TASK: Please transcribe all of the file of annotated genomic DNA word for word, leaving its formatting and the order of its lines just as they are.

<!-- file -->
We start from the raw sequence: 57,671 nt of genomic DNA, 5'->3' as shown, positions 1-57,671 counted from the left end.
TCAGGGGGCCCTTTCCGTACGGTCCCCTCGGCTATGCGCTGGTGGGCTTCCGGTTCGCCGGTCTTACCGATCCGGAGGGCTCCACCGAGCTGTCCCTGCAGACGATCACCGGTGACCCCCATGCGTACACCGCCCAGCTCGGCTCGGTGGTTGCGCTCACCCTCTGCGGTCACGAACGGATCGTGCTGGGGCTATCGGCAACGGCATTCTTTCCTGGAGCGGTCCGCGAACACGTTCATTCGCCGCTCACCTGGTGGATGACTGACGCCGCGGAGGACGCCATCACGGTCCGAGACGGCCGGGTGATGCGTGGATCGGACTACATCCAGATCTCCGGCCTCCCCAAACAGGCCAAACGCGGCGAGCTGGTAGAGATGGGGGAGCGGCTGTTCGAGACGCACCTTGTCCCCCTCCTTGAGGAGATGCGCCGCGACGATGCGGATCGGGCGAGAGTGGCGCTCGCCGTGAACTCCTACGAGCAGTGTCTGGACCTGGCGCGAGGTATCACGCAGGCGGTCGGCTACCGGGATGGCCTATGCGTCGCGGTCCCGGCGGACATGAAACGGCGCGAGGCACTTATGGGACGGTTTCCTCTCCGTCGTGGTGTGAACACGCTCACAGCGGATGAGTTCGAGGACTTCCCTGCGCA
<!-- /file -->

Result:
We start from the raw sequence: 57,671 nt of genomic DNA, 5'->3' as shown, positions 1-57,671 counted from the left end.
TCAGGGGGCCCTTTCCGTACGGTCCCCTCGGCTATGCGCTGGTGGGCTTCCGGTTCGCCGGTCTTACCGATCCGGAGGGCTCCACCGAGCTGTCCCTGCAGACGATCACCGGTGACCCCCATGCGTACACCGCCCAGCTCGGCTCGGTGGTTGCGCTCACCCTCTGCGGTCACGAACGGATCGTGCTGGGGCTATCGGCAACGGCATTCTTTCCTGGAGCGGTCCGCGAACACGTTCATTCGCCGCTCACCTGGTGGATGACTGACGCCGCGGAGGACGCCATCACGGTCCGAGACGGCCGGGTGATGCGTGGATCGGACTACATCCAGATCTCCGGCCTCCCCAAACAGGCCAAACGCGGCGAGCTGGTAGAGATGGGGGAGCGGCTGTTCGAGACGCACCTTGTCCCCCTCCTTGAGGAGATGCGCCGCGACGATGCGGATCGGGCGAGAGTGGCGCTCGCCGTGAACTCCTACGAGCAGTGTCTGGACCTGGCGCGAGGTATCACGCAGGCGGTCGGCTACCGGGATGGCCTATGCGTCGCGGTCCCGGCGGACATGAAACGGCGCGAGGCACTTATGGGACGGTTTCCTCTCCGTCGTGGTGTGAACACGCTCACAGCGGATGAGTTCGAGGACTTCCCTGCGCA